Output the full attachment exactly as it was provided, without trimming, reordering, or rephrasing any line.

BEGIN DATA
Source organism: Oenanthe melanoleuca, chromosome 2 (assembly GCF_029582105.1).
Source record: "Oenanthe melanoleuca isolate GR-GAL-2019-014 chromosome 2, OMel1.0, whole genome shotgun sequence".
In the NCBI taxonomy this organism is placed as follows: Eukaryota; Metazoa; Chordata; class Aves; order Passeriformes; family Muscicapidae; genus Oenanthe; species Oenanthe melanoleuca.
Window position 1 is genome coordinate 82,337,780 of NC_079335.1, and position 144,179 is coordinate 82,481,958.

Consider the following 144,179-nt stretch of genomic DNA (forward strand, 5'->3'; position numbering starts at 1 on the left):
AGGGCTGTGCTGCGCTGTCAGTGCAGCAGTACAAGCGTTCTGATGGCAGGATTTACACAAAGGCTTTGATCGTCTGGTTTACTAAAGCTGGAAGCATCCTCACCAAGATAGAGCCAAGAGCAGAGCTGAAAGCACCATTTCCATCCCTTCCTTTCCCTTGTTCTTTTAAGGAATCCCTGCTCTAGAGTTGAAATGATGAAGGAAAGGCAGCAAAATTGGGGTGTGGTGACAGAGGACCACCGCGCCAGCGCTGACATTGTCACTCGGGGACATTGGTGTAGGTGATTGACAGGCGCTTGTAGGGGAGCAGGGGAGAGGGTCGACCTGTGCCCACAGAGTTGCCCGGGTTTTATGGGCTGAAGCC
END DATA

Source organism: Oenanthe melanoleuca, chromosome 2 (assembly GCF_029582105.1).
Source record: "Oenanthe melanoleuca isolate GR-GAL-2019-014 chromosome 2, OMel1.0, whole genome shotgun sequence".
In the NCBI taxonomy this organism is placed as follows: Eukaryota; Metazoa; Chordata; class Aves; order Passeriformes; family Muscicapidae; genus Oenanthe; species Oenanthe melanoleuca.
Window position 1 is genome coordinate 82,337,780 of NC_079335.1, and position 144,179 is coordinate 82,481,958.

Consider the following 144,179-nt stretch of genomic DNA (forward strand, 5'->3'; position numbering starts at 1 on the left):
AGGGCTGTGCTGCGCTGTCAGTGCAGCAGTACAAGCGTTCTGATGGCAGGATTTACACAAAGGCTTTGATCGTCTGGTTTACTAAAGCTGGAAGCATCCTCACCAAGATAGAGCCAAGAGCAGAGCTGAAAGCACCATTTCCATCCCTTCCTTTCCCTTGTTCTTTTAAGGAATCCCTGCTCTAGAGTTGAAATGATGAAGGAAAGGCAGCAAAATTGGGGTGTGGTGACAGAGGACCACCGCGCCAGCGCTGACATTGTCACTCGGGGACATTGGTGTAGGTGATTGACAGGCGCTTGTAGGGGAGCAGGGGAGAGGGTCGACCTGTGCCCACAGAGTTGCCCGGGTTTTATGGGCTGAAGCC